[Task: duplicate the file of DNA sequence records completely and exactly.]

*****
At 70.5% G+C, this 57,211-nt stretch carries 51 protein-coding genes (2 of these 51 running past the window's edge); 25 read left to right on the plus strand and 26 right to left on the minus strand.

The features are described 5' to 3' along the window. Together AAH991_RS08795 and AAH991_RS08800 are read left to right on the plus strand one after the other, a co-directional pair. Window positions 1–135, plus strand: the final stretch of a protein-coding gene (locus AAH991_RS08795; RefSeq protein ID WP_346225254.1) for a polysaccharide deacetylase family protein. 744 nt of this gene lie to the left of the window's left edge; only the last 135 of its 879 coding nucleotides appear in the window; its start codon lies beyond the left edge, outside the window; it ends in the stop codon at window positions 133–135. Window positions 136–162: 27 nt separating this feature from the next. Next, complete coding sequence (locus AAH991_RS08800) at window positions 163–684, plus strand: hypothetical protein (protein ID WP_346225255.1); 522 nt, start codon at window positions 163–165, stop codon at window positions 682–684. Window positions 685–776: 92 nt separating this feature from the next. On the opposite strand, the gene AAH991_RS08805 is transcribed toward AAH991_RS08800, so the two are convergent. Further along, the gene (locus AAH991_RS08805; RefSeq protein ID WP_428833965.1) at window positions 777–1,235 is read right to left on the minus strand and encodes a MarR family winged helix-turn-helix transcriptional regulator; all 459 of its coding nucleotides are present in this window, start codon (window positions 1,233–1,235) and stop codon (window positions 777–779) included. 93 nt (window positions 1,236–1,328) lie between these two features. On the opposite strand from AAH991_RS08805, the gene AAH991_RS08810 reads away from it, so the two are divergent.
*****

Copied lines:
At 70.5% G+C, this 57,211-nt stretch carries 51 protein-coding genes (2 of these 51 running past the window's edge); 25 read left to right on the plus strand and 26 right to left on the minus strand.

The features are described 5' to 3' along the window. Together AAH991_RS08795 and AAH991_RS08800 are read left to right on the plus strand one after the other, a co-directional pair. Window positions 1–135, plus strand: the final stretch of a protein-coding gene (locus AAH991_RS08795; RefSeq protein ID WP_346225254.1) for a polysaccharide deacetylase family protein. 744 nt of this gene lie to the left of the window's left edge; only the last 135 of its 879 coding nucleotides appear in the window; its start codon lies beyond the left edge, outside the window; it ends in the stop codon at window positions 133–135. Window positions 136–162: 27 nt separating this feature from the next. Next, complete coding sequence (locus AAH991_RS08800) at window positions 163–684, plus strand: hypothetical protein (protein ID WP_346225255.1); 522 nt, start codon at window positions 163–165, stop codon at window positions 682–684. Window positions 685–776: 92 nt separating this feature from the next. On the opposite strand, the gene AAH991_RS08805 is transcribed toward AAH991_RS08800, so the two are convergent. Further along, the gene (locus AAH991_RS08805; RefSeq protein ID WP_428833965.1) at window positions 777–1,235 is read right to left on the minus strand and encodes a MarR family winged helix-turn-helix transcriptional regulator; all 459 of its coding nucleotides are present in this window, start codon (window positions 1,233–1,235) and stop codon (window positions 777–779) included. 93 nt (window positions 1,236–1,328) lie between these two features. On the opposite strand from AAH991_RS08805, the gene AAH991_RS08810 reads away from it, so the two are divergent.